University of California, Davis: Native Girl’s Remains Returned to Alaska After More Than a Century

Atrek of 4,000 miles between Alaska and Pennsylvania is a long trip even in three planes with today’s technology, observed Lauren Peters, days after the University of California, Davis, doctoral student and her family made that journey. She and her two sons were returning her grandmother’s aunt to her native Aleut island, St. Paul Island, on the Bering Sea, after her disinterment at the Carlisle Indian Industrial School in Carlisle, Pennsylvania.

That ancestor, Sophia Tetoff, made a much more arduous journey as a 12-year-old girl. Orphaned in 1896, she was taken from the people and home she knew on St. Paul Island, Alaska, to live, eventually, at the Carlisle boarding school. Such a journey was estimated to take 25 days by boat and train at that time.

Five years after Sophia’s arrival at the school — her culture stripped from her as she was forced to work in the surrounding Carlisle community — she became ill with tuberculosis and died, a common fate for Natives at the time.

Native families
The Peterses are among the hundreds of Native families now learning about and retrieving their ancestors from school cemeteries in the United States and Canada. They are believed to be the first to return a Native child to Alaska.

The cemetery at the Carlisle School (Courtesy, Dickinson College)
Indian Boarding Schools and New Government Action
The Carlisle school was the first U.S.-government-sponsored boarding school of an estimated 500 similar schools in North America where Native children were brought to live, work, and often become servants to local townspeople in homes, businesses and farms from the late 1800s to the 1960s.

Deb Haaland, U.S. secretary of the Interior and the first Native American to serve as a Cabinet secretary, has pledged sustained action to “uncover the truth about the loss of human life, and the lasting consequences of the schools.” She created the Federal Indian Boarding School Initiative in June 2021 to investigate defunct residential boarding schools that housed Native American children under the Civilization Fund Act, passed by Congress in 1819. Haaland’s own great-grandfather was a survivor of the Carlisle Indian Industrial School.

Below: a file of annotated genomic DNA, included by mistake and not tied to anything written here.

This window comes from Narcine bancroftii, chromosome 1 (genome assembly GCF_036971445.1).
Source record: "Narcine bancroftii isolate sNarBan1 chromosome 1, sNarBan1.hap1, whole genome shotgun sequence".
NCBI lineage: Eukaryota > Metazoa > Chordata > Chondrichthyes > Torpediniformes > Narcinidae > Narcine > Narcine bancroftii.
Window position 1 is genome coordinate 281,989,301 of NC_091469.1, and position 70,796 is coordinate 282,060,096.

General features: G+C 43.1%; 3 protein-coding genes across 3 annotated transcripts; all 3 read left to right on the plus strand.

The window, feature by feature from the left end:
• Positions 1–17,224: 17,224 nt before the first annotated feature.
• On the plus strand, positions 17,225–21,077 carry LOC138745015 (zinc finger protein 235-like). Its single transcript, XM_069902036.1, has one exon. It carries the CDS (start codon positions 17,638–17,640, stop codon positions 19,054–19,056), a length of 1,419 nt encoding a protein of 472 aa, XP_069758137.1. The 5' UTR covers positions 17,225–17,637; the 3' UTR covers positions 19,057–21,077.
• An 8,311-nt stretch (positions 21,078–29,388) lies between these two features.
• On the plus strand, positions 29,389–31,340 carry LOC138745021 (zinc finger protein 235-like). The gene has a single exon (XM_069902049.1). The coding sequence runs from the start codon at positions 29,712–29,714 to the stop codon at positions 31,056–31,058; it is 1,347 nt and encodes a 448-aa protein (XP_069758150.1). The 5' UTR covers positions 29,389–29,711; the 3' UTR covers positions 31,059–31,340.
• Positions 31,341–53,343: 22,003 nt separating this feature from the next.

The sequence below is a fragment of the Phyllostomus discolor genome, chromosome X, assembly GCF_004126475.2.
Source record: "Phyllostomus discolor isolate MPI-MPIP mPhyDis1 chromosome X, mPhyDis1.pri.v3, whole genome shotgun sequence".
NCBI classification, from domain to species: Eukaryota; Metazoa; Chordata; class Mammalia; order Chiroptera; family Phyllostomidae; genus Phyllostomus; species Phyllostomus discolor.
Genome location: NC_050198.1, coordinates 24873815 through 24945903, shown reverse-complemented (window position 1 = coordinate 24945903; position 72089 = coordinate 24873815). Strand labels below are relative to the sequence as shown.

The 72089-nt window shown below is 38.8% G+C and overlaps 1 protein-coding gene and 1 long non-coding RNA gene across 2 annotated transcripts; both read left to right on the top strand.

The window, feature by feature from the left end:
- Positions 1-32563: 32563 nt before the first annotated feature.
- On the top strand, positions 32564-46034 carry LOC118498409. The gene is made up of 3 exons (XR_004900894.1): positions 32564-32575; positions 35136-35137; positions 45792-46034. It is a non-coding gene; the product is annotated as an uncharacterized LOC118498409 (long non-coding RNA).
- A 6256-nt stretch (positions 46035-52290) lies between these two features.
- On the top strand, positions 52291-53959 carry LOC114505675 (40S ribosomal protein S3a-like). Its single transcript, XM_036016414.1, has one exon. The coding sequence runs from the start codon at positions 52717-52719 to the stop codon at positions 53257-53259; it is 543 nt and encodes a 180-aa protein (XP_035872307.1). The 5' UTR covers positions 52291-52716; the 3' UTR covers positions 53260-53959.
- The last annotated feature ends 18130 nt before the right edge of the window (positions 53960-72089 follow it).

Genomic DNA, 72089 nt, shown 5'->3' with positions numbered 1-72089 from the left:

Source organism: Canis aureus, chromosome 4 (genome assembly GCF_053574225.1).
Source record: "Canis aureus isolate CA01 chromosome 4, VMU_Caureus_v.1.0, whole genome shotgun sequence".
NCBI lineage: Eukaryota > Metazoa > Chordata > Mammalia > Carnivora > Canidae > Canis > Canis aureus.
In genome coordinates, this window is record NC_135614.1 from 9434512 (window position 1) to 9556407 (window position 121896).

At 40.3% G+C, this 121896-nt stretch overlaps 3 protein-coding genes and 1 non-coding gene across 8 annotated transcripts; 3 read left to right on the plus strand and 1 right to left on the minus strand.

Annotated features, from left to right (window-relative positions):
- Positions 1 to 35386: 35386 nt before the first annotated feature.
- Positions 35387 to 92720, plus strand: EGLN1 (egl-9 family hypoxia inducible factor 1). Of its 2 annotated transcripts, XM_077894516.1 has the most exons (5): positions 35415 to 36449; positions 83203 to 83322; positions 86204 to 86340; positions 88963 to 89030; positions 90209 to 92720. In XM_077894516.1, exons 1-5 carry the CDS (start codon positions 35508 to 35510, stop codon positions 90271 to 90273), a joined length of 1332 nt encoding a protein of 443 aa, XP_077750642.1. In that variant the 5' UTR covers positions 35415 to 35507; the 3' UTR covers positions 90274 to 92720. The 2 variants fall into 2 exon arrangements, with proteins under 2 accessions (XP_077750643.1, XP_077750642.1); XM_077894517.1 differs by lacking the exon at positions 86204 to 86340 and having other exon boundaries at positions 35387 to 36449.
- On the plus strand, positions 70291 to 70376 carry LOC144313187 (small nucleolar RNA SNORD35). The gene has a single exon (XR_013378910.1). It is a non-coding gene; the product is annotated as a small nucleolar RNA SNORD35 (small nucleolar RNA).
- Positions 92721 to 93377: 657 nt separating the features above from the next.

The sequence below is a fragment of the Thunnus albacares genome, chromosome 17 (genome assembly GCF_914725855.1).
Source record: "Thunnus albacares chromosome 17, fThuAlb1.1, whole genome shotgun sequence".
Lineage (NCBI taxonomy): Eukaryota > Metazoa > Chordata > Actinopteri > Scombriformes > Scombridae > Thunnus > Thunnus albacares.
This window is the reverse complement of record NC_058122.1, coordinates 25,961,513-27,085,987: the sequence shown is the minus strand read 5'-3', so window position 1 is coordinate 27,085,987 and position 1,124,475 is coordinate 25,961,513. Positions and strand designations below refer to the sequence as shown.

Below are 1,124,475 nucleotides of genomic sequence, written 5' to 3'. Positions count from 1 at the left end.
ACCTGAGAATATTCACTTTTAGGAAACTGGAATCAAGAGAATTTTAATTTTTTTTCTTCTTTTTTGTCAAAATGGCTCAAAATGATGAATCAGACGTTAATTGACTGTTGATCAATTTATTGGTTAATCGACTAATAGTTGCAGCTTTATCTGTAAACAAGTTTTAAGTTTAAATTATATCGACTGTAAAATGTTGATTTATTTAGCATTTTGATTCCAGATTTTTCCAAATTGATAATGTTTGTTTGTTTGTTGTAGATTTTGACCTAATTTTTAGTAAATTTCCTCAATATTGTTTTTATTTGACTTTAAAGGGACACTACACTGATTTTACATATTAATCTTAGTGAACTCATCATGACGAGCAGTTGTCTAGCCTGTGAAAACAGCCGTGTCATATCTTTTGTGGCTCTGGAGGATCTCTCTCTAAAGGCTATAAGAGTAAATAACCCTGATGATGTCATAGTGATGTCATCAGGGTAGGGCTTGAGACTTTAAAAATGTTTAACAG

When they traveled in June to the former Carlisle site, which now serves as the U.S. Army’s War College, they said they didn’t know what to expect.

“I was defensive of Sophia going into the process,” said Peters, who has formalized her years of research by pursuing a doctoral degree in Native American studies, focusing on the human rights of the dead. But she said she found the government and university officials present at the Carlisle cemetery were very respectful. “They were so compassionate and so gentle. They went way out of their way to get our trust, and [I can say] this is a safe place for other people to go get their children.”

The Peterses hope to lead other Natives home by their example. And they will, predicted Jessica Bissett Perea, UC Davis associate professor of Native American studies, who serves as Peters’ academic advisor.

“This project is truly groundbreaking and will serve as a model for other Native American communities who are grappling with how to bring their missing and murdered relatives home,” said Perea, who is herself Alaska Native, a Dena’ina scholar enrolled in the Knik tribe. She said she recruited Peters to the UC Davis program in doctoral studies based on the research, leadership and service she had carried out on Alaska Native history long before she entered the program in 2020, including serving on a national committee. Peters’ background, and the recent movement of the U.S. government to work with Native people to return the remains of Native children to their homes, put Peters in the right place at the right moment in time, Perea said.

“Lauren’s work contributes to and benefits from a confluence of significant local, national and international actions regarding Indigenous human rights.” — Jessica Bissett Perea

Bringing her home
Bringing Sophia to her resting place on St. Paul Island, home to about 500 people, was a labor of love for the whole Peters family.

Lauren Peters is an enrolled member of the Agdaagux Tribe in the Unangax Nation, also known at Aleut, in the land and waters that are now considered the Aleutian and Pribilof Islands of Alaska. St. Paul Island is one of the five Pribilof Islands located in the middle of the Bering Sea, 300 miles from the Alaska mainland and 800 miles from Anchorage — the closest urban center.

The journey to return Sophia to her remote island birthplace took about four years, starting with researching tribal and family history, and culminating this summer with Sophia’s return to the cemetery of the Russian Orthodox church where she was baptized.

Andrew Peters, a UC Davis biology student entering his senior year, flew with his mother to Pennsylvania for one of many services in June and July carried out to disinter the bodies found in graves at the school. The Peterses were the first to rematriate this summer from Carlisle. (While repatriation means a literal returning to the land of your ancestry, rematriation carries a deeper meaning of returning to a way of life, one that lives with reverence for nature, and is the term being used in this Native process.)

Army officials asked the Peters family how to care for Sophia’s remains. “I saw the Sioux were wrapping [bodies] in buffalo robes, so I asked for a fur seal pelt from St. Paul Island [which is well-known for seals],” Lauren Peters said.

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